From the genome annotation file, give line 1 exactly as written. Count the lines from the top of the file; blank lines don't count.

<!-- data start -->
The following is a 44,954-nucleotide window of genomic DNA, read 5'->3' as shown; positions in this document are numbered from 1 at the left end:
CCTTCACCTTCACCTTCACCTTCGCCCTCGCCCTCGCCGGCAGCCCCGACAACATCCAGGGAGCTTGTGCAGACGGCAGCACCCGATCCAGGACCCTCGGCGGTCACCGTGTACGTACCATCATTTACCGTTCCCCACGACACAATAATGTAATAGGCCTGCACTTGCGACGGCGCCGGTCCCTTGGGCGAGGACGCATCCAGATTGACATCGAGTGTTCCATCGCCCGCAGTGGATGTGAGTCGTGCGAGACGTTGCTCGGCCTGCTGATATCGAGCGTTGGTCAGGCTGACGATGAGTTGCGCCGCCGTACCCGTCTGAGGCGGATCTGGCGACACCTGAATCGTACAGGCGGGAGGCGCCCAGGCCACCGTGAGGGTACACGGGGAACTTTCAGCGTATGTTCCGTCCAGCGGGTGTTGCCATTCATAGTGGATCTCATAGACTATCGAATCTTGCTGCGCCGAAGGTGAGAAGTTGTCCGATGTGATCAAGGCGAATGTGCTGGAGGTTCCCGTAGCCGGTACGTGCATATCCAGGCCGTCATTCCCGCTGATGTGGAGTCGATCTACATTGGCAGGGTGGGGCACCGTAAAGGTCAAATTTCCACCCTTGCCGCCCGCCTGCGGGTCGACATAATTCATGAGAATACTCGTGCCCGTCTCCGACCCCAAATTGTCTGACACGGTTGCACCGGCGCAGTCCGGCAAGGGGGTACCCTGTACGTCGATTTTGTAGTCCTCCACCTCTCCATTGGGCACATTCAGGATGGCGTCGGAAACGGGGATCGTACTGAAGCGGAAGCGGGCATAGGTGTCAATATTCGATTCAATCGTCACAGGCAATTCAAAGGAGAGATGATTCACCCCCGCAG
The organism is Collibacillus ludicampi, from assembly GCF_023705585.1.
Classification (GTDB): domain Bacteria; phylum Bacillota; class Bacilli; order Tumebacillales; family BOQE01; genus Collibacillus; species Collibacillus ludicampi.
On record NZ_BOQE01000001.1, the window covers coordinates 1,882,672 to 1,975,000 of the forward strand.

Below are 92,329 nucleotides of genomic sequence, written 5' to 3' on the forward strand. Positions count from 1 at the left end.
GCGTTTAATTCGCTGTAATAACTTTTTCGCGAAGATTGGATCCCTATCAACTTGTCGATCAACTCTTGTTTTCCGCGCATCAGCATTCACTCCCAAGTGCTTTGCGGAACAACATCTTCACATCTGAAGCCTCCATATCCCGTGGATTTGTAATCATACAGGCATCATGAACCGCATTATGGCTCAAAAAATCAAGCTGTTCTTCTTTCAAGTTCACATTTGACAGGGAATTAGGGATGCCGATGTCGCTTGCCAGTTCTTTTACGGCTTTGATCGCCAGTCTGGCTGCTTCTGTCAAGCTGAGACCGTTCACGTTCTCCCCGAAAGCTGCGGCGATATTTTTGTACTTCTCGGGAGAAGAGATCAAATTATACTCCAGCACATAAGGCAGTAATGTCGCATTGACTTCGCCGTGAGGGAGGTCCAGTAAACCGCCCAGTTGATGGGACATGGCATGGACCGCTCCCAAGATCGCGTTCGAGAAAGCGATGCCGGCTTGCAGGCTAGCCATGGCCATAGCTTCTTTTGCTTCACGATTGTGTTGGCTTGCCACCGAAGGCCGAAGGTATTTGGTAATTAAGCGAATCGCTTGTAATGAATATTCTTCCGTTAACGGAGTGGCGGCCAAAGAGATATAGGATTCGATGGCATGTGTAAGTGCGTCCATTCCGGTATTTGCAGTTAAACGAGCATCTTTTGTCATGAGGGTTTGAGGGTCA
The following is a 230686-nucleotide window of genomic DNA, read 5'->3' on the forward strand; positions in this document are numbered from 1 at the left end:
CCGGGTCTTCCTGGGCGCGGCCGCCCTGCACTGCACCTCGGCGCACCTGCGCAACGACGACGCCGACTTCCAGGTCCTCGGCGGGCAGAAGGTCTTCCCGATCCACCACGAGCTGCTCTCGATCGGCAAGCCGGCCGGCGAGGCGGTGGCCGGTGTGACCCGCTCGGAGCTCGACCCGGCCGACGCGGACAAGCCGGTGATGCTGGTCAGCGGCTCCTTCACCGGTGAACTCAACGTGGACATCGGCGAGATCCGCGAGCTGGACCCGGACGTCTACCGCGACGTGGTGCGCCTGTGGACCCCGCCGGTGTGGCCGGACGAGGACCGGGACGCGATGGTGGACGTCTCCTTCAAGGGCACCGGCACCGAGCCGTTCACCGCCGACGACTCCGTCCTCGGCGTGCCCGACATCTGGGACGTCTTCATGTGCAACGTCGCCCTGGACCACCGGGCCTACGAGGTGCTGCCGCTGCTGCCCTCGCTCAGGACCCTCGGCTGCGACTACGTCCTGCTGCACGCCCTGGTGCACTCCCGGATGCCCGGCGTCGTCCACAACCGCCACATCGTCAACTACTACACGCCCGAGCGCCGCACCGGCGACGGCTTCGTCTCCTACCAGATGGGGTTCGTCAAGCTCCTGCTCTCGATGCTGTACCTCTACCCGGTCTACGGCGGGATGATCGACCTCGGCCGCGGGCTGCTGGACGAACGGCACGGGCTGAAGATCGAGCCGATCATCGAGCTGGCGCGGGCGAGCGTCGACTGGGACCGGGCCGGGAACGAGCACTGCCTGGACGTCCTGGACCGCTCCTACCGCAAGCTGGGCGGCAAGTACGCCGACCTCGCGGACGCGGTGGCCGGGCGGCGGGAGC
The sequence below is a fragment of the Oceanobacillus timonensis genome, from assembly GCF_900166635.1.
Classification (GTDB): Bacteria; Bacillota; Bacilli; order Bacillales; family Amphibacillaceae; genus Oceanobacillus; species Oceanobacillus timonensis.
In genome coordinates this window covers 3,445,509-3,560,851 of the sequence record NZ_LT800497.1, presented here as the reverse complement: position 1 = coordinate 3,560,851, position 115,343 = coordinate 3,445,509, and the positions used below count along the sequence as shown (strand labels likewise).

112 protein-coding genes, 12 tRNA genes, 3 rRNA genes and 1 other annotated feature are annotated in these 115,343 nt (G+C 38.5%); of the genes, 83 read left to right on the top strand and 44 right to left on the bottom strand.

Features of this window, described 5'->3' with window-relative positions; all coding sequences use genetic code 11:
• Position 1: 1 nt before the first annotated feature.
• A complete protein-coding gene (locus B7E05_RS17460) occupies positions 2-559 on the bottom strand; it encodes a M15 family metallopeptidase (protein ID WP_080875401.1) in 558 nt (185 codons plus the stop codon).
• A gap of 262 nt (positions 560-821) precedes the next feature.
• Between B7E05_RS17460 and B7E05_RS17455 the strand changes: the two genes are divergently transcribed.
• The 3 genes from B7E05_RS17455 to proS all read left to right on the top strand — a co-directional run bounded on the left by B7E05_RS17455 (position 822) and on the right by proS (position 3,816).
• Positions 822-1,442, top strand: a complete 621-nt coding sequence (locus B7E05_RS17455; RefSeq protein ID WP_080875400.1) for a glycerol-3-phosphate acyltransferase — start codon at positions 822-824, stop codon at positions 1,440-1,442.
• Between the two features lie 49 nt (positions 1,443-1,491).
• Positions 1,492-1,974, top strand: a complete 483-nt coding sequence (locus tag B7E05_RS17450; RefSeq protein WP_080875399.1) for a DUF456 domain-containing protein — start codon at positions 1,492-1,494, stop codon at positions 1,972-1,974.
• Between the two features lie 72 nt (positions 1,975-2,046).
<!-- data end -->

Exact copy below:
The following is a 44,954-nucleotide window of genomic DNA, read 5'->3' as shown; positions in this document are numbered from 1 at the left end: